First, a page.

A similar argument could be made for property protection, though I think the solutions would be more costly than the solutions to protect life. For example, as I mentioned at the time, there are water-absorbing gels (as used in diapers) that are significant improvements on water alone. Looking farther into the future, I don't think that it would be unreasonable to expect autonomous or remotely operated firefighters/firefighting vehicles in the coming 1-3 decades. Robots/robotic vehicles have the obvious advantage that they don't need to breath oxygen-containing, uncontaminated cool air. They also can be left to fight fires in essentially "suicide" situations.

Alex Harvey said...

Dear Roger,

Do you know of any studies that go further back in time, e.g. way back to the time of settlement in Australia (or even earlier)? My understanding of history is that wildfire was a big problem for the early settlers in Australia but can't find any references for this.

Best,
Alex

Ryan Crompton said...

Alex

I will ask around the office and if I find anything out I'll post it here next week.

Kate said...

Hi Roger,

You say the results are not surprising, but the 2009 Bushfires Royal Commission Final Report refers to climate change as a relevant factor in its introduction, so I find your papers results quite surprising.

I am interested in any findings in your appear that may allow us to better predict bad bushfires seasons looking at El Niño-Southern Oscillation and Indian Ocean Dipole phenomena, although I am unsure how much notice we can get of these occurring.

Kate

Ryan Crompton said...

Kate

Our result is not surprising, even in the context of the part of the Royal Commission report that I think you’re referring to. It is important to distinguish between the anthropogenic climate change effect on bushfire weather and the effect of it on bushfire damage. Our paper addresses the latter. We show that we cannot detect an anthropogenic climate change influence on damage after the historical records have been normalised. This is not surprising, as Roger mentioned in -2-, especially when you consider that bushfire damage is not solely a function of bushfire weather.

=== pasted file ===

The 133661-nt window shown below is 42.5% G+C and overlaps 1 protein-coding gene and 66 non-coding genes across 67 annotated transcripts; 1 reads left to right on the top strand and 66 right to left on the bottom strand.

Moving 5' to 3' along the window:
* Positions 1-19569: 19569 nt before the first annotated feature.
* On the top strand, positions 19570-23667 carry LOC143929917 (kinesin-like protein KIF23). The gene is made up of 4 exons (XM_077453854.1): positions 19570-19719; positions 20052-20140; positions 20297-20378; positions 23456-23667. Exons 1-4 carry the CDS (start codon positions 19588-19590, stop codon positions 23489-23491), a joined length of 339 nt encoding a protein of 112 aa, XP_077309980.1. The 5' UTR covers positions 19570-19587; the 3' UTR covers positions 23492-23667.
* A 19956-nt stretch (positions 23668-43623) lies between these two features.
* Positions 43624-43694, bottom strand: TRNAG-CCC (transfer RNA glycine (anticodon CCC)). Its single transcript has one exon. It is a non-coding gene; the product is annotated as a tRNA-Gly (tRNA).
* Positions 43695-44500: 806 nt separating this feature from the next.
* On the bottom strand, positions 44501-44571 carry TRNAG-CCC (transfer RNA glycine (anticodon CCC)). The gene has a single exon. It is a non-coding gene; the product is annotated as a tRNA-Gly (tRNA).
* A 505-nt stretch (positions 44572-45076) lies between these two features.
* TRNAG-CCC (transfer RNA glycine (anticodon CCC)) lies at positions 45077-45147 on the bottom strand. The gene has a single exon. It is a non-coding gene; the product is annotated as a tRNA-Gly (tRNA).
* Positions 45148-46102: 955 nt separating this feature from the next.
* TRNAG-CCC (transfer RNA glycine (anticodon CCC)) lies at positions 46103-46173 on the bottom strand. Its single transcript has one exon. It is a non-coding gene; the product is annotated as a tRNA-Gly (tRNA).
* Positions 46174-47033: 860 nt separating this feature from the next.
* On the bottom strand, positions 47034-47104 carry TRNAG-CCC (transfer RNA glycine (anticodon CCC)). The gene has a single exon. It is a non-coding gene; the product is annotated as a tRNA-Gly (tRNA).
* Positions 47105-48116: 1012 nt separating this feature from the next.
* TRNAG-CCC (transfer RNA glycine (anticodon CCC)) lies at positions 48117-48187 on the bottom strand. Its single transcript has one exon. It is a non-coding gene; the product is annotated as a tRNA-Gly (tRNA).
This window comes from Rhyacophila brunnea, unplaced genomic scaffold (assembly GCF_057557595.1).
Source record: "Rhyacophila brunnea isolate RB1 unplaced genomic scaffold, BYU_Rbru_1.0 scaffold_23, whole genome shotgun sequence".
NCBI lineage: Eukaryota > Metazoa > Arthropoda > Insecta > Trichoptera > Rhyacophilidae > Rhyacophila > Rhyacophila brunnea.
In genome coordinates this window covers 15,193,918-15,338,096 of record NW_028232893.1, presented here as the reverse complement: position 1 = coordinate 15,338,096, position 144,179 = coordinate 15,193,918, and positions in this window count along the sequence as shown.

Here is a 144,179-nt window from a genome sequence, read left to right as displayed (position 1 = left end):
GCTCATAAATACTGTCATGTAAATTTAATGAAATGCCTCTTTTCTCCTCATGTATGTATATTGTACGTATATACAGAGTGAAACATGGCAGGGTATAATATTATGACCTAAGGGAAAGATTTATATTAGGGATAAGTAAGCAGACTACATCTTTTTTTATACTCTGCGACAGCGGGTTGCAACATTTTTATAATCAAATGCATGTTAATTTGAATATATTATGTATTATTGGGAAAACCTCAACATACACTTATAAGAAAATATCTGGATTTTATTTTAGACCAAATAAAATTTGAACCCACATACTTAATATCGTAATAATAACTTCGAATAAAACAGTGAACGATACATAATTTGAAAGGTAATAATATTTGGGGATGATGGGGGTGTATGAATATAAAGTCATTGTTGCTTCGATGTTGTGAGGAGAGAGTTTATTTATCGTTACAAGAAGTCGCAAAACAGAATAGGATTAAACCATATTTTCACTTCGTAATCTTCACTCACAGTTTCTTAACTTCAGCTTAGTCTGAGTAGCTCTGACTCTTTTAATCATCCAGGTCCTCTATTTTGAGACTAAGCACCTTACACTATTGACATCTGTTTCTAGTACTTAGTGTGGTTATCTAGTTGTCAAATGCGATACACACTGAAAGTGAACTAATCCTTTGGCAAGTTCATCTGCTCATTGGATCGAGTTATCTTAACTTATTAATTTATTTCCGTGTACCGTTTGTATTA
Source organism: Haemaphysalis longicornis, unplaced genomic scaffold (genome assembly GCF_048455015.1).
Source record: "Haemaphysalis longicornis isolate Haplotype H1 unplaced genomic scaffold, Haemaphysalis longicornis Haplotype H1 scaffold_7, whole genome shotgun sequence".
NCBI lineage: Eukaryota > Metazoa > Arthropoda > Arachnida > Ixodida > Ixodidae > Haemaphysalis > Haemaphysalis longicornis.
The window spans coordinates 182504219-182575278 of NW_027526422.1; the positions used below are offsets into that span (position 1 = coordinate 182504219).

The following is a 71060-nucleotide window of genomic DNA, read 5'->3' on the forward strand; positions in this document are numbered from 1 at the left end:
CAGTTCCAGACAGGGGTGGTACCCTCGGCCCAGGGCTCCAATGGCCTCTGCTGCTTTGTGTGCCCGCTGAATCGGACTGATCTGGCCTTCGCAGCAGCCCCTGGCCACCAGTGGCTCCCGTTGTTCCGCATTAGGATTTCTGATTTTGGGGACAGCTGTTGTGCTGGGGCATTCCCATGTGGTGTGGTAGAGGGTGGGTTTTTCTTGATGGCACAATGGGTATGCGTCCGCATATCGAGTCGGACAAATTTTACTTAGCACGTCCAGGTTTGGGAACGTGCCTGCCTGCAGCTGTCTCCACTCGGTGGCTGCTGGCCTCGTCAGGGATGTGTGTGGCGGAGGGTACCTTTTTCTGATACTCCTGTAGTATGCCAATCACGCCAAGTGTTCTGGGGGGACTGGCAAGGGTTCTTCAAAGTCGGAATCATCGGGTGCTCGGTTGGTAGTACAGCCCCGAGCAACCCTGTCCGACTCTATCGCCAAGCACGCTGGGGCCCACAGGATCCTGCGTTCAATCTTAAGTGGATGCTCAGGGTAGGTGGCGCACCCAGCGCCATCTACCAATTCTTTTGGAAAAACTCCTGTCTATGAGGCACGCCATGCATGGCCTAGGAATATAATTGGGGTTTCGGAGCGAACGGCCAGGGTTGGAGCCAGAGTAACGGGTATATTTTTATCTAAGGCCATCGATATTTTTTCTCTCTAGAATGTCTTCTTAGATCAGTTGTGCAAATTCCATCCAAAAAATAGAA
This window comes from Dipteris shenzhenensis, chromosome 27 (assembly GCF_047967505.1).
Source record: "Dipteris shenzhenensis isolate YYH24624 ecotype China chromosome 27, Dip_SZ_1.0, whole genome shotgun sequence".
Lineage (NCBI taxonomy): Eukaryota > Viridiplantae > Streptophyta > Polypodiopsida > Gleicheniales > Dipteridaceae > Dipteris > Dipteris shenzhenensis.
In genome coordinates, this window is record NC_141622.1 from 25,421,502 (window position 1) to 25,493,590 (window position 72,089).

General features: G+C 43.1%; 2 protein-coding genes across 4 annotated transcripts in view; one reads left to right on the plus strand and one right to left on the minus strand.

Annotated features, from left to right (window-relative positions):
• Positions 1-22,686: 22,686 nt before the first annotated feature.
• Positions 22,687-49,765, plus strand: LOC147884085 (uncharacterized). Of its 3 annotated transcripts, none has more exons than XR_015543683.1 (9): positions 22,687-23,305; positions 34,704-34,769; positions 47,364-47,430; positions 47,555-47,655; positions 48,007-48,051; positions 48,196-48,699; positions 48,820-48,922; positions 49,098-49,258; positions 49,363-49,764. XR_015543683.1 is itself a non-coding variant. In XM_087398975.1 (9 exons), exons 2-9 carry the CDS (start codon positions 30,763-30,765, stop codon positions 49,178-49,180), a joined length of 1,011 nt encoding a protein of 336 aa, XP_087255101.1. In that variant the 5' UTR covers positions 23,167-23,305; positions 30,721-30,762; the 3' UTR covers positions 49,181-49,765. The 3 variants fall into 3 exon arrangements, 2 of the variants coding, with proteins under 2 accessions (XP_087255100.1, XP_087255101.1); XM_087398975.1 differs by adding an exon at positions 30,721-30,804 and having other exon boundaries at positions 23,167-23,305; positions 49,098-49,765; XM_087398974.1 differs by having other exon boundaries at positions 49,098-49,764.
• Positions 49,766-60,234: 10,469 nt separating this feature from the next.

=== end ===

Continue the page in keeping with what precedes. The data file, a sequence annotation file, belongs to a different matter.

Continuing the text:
Even with a gradual shift in bushfire weather, a bushfire still has to be ignited (and non-natural elements such as arson and power lines have a role to play here), and once a bushfire is ignited, it has to impact a populated area (the chances of which are less in Australia as compared to other countries). These factors produce a large amount of annual variability making detection all the more difficult. What our results show is that increasing building damage due to bushfire in Australia is largely being driven by societal factors.

Damage prediction is particularly difficult for the reasons referred to above. Although bushfire weather is influenced by the phase of ENSO or the IOD, extreme bushfire weather does not always produce severe damage but severe damage is more likely to occur in extreme bushfire weather. This is what our relationships between building damage and ENSO and with the IOD show. There is a significant amount of variability in damage even within a phase of either cycle and this is what makes damage prediction extremely difficult. There is other research available if you are interested in the predictability of ENSO etc.

I might also mention that we submitted a draft version of our paper to the Royal Commission on their request.

ABC NEWS WATCH said...

Sad that the Australian media appear to have taken little interest. have you had any interviews with Oz media?